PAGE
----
Students around the nation are pushing back on Republican attacks on LGBTQ+ rights. They’ve stood up for teachers and coaches, walked out en masse, and this week, a Missouri university reopened a student resource center after students protested.
But high schoolers in Iowa are taking a different approach to defy the state’s laws. They’ve heckled the state’s anti-LGBTQ+ governor, and instead of relying on teachers and faculty for support, they’re providing it themselves.
State law bans healthcare professionals from providing any medical treatment that attempts “to alter the appearance of, or affirm the minor’s perception of” a gender other than the minor was assigned at birth. The law also forbids the use of puberty blockers and hormone replacement therapy. Medical professionals who provide such trans-related care can be sued up to 20 years later and also possibly lose their medical licensing.
The state also has a law that prohibits people from using school bathrooms that don’t correspond with the gender that a person was assigned at birth.
Another law requires school administrators to notify parents if their child requests to be called by another name or request accommodations for their gender identity. The law also bans books that include “depictions of sex acts,” no matter how vague or the overall content of the book. Like a similar law in Florida, it forbids teachers from discussing sexual orientation or gender identity.
“With the name laws, people don’t realize the point of it. They don’t realize that it’s trying to hurt trans kids,” Naomi, president of their school’s Gay-Straight Alliance (GSA), told the Iowa Starting Line. “They don’t see that we’re the people being attacked by this. And so they’ll be like, ‘Oh, this nickname thing is so stupid.’ But they don’t turn around and realize who it’s hurting the most.”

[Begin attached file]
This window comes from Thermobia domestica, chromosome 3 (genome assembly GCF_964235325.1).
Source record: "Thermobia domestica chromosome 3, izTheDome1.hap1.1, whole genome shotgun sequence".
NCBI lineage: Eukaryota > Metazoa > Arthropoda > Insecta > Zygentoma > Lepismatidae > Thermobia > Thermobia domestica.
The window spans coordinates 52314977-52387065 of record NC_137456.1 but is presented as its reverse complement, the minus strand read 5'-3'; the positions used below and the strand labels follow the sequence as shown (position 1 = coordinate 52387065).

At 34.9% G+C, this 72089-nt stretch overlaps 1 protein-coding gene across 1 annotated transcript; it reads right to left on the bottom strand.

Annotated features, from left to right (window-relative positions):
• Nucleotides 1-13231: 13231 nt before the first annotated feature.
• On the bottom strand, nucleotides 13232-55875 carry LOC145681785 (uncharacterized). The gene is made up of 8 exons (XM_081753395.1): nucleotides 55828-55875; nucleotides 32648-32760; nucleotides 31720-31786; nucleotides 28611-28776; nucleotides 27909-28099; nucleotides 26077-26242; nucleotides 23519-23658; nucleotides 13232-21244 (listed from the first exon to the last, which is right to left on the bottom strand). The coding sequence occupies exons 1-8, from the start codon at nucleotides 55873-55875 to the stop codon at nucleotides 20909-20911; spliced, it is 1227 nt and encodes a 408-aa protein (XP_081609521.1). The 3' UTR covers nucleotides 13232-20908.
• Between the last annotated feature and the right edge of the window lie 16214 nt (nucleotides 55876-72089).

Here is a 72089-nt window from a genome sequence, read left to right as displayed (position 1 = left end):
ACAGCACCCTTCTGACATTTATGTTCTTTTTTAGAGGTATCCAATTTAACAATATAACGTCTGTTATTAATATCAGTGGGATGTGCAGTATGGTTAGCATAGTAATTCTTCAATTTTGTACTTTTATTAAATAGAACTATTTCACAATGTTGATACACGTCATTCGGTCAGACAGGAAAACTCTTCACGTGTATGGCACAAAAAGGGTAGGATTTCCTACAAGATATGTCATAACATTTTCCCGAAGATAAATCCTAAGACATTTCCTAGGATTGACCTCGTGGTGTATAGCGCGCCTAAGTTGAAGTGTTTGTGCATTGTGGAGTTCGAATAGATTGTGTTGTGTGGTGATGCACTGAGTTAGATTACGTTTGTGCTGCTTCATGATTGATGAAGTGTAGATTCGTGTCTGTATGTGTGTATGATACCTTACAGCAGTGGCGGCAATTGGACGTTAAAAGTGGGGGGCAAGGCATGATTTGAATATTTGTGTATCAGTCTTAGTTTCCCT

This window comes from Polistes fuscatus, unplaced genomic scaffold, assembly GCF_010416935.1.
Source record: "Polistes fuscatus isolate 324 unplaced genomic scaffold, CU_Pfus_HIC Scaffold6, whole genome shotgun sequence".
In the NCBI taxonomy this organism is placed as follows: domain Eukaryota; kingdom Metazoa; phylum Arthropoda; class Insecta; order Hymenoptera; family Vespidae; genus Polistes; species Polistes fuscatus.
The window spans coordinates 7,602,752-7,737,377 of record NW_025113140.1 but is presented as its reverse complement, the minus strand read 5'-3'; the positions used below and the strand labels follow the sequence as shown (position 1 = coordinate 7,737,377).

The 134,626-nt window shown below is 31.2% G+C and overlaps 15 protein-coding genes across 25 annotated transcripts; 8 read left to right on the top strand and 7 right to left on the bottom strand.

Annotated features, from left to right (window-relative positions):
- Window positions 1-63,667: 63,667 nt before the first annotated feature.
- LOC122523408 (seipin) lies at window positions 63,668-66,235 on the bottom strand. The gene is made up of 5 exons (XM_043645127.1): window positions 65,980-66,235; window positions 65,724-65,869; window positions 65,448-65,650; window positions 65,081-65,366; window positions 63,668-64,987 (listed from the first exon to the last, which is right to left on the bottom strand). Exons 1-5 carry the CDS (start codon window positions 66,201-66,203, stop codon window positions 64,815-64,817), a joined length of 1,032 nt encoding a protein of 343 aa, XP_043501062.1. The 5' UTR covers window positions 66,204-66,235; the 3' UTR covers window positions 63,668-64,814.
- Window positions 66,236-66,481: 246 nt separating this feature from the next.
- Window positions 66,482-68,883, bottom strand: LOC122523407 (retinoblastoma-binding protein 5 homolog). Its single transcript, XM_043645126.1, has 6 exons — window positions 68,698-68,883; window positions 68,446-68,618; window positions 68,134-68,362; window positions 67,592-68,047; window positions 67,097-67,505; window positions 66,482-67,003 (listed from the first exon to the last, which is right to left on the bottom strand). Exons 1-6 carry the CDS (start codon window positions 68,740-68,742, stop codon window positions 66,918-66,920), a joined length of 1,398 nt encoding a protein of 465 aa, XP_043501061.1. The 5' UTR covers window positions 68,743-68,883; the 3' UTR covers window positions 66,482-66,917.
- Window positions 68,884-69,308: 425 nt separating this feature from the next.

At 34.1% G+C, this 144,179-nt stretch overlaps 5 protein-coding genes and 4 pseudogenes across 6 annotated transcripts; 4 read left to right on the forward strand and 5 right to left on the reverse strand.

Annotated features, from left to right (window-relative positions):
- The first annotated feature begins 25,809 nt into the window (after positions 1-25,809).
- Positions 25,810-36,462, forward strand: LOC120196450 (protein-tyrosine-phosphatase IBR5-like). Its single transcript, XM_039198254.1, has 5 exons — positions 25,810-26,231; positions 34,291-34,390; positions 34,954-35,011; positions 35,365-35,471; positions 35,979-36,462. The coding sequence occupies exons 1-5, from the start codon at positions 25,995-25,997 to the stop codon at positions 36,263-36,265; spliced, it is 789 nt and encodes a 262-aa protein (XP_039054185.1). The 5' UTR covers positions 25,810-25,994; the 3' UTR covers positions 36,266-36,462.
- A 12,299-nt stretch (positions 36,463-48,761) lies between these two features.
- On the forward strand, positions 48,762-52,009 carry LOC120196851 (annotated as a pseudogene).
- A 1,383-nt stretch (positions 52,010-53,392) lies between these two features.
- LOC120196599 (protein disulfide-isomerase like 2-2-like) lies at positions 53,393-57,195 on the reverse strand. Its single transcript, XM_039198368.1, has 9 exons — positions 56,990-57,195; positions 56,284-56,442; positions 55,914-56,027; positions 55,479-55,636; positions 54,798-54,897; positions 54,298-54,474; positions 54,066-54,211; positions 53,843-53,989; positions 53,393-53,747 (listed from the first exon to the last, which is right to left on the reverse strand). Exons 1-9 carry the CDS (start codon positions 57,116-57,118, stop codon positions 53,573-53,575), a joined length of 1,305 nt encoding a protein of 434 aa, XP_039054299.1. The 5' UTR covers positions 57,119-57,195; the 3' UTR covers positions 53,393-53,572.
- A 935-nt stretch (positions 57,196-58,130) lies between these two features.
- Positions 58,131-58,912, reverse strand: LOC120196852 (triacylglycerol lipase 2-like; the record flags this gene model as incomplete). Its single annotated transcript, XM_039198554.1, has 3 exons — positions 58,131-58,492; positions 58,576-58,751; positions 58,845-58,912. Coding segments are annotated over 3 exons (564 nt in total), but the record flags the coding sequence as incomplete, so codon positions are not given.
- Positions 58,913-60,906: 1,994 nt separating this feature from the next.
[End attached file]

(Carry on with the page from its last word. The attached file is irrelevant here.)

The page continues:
“Teachers have to follow the law. We don’t,” senior Brett Giltner said. “We can always be there to support our students when our teachers potentially can’t, even though they want to. So that’s the nice thing about having a GSA (gay-straight alliance) at the school and having a pretty decent-sized GSA.”
“It’s something we can do to show legislators and our state that we’re here. We’re not going to listen to your rules.”
The students have organized social events celebrating the queer community and support sessions for each other.
“We just have to continue to be here for people,” Naomi said. “We’re doing our best to schedule so that everyone can come because sometimes people just need a place to come and chat.”
Giltner noted that, as a recent Iowa transplant from Illinois, where LGBTQ+ rights have been explicitly protected, it was a major culture shock.
“It’s like you cross an imaginary line and it’s like you’re allowed to be yourself here [in Illinois] and you’re not allowed to do this anymore here [in Iowa],” he said.
The governor of Illinois signed an executive order to help protect transgender students on the day that Chicago’s Pride parade was scheduled.
“Ending the intolerable levels of discrimination and violence against our transgender community starts here – in our schools – by making the values of tolerance and respect just as much a part of our educational cultural as academics, athletics, and the arts,” said Chicago’s out mayor Lori Lightfoot, who attended the signing ceremony.